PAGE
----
Albania • Bangladesh • Belarus • Belize • Bosnia and Herzegovina • Central African Republic • Côte d’Ivoire • Gambia • Ghana • Guinea-Bissau • Iraq • Jamaica • Kazakhstan • Kyrgyzstan • Macedonia • Mongolia • Montenegro • Serbia • Sierra Leone • Somalia • Syrian Arab Republic • Tajikistan • Thailand • Togo • Ukraine • Uzbekistan • Vietnam • Yemen
Because most physical abuse takes place within the context of physical punishment, a growing body of research identifies harsh physical punishment as a risk factor in children’s development. In a study of childrearing discipline in developing countries, researchers asked caregivers to report how often in the past month they or someone else in their household had used different behaviors to discipline a young child. Caregivers were most likely to report using nonviolent behaviors to discipline a child (like explaining to the child why something he/she did was wrong), but also likely to use psychological aggression (like calling the child names) and/or physical punishment (like spanking or slapping). Sixteen percent of caregivers reported using severe physical punishment with a child (like beating the child with an implement). Country-level education was related to some discipline behaviors, suggesting that educating parents may influence this aspect of parenting.5
Estimate of Risk for Young Children in Developing Countries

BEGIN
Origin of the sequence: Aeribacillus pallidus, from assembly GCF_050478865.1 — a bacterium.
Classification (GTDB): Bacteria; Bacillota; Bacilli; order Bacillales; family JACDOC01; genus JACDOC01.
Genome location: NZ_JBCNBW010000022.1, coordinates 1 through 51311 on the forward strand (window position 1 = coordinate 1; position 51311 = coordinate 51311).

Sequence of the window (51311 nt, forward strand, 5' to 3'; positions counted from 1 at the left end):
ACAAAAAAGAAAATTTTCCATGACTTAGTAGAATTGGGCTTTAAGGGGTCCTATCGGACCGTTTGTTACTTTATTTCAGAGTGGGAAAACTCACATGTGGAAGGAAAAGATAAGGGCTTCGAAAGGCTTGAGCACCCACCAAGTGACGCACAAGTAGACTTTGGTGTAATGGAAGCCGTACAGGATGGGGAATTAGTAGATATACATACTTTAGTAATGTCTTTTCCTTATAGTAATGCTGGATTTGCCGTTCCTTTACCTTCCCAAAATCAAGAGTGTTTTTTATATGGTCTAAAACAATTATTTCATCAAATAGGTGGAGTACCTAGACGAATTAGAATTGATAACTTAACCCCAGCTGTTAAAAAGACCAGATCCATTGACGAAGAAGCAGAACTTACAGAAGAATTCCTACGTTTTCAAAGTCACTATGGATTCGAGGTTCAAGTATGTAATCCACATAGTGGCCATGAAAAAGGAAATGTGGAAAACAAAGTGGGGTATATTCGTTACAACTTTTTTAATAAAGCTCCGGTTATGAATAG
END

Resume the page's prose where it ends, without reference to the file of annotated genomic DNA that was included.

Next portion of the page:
The UN Convention on the Rights of the Child (CRC) ensures—among other things—children’s rights to survival, protection, and development. It was the first legally binding international convention to comprehensively incorporate civil, cultural, economic, political, and social rights to the child. All 28 countries (except Somalia) examined in this set of studies on child development in developing countries have signed the CRC. Taking all of the findings into account from across this set of studies (on indicators of nutrition, prevention of disease, caregiving, exposure to inadequate housing, safety, and physical punishment), researchers estimate that the rights to survival, protection, and development are at risk for one-quarter of young children in developing countries. These studies provide a great deal of information that can be used to inform policy and practice and improve the lives of children currently at risk.6
Implications for Policy and Practice
Findings from the studies described in this brief suggest that programs that support parental education and/or family income, like conditional cash transfer programs, might be one area for intervention. Another area for intervention involves programs that support positive caregiving practices in the home. Such programs might focus on:
- Supporting breastfeeding and nutritional practices
- Enhancing cognitive stimulation
- Reducing harsh discipline practices
There is an emerging evidence base for both types of programs. It will be important to identify specific approaches that are effective in supporting the development of young children in the developing world.
All of the papers cited in this brief are published in Child Development (2012), Volume 83, Issue 1 and include:
1 Bornstein, M.H., Britto, P.R., Nonoyama-Tarumi, Y., Ota, Y., Petrovic, O., & Putnick, D.L. Child development in developing countries: Introduction and methods, 16-31.
2 Arabi, M., Frongillo, E.A., Avula, R., & Mangasaryan, N. Infant and young child feeding in developing countries, 32-45.
3 Bornstein, M.H., & Putnick, D.L. Cognitive and socioemotional caregiving in developing countries, 46-61.
4 Bradley, R.H., & Putnick, D.L. Housing quality and access to material and learning resources within the home environment in developing countries, 76-91.
5 Lansford, J.E., & Deater-Deckard, K. Childrearing discipline and violence in developing countries, 62-75.
6 Britto, P.R., and Ulkuer, N. Child development in developing countries: Child rights and policy implications, 92-103.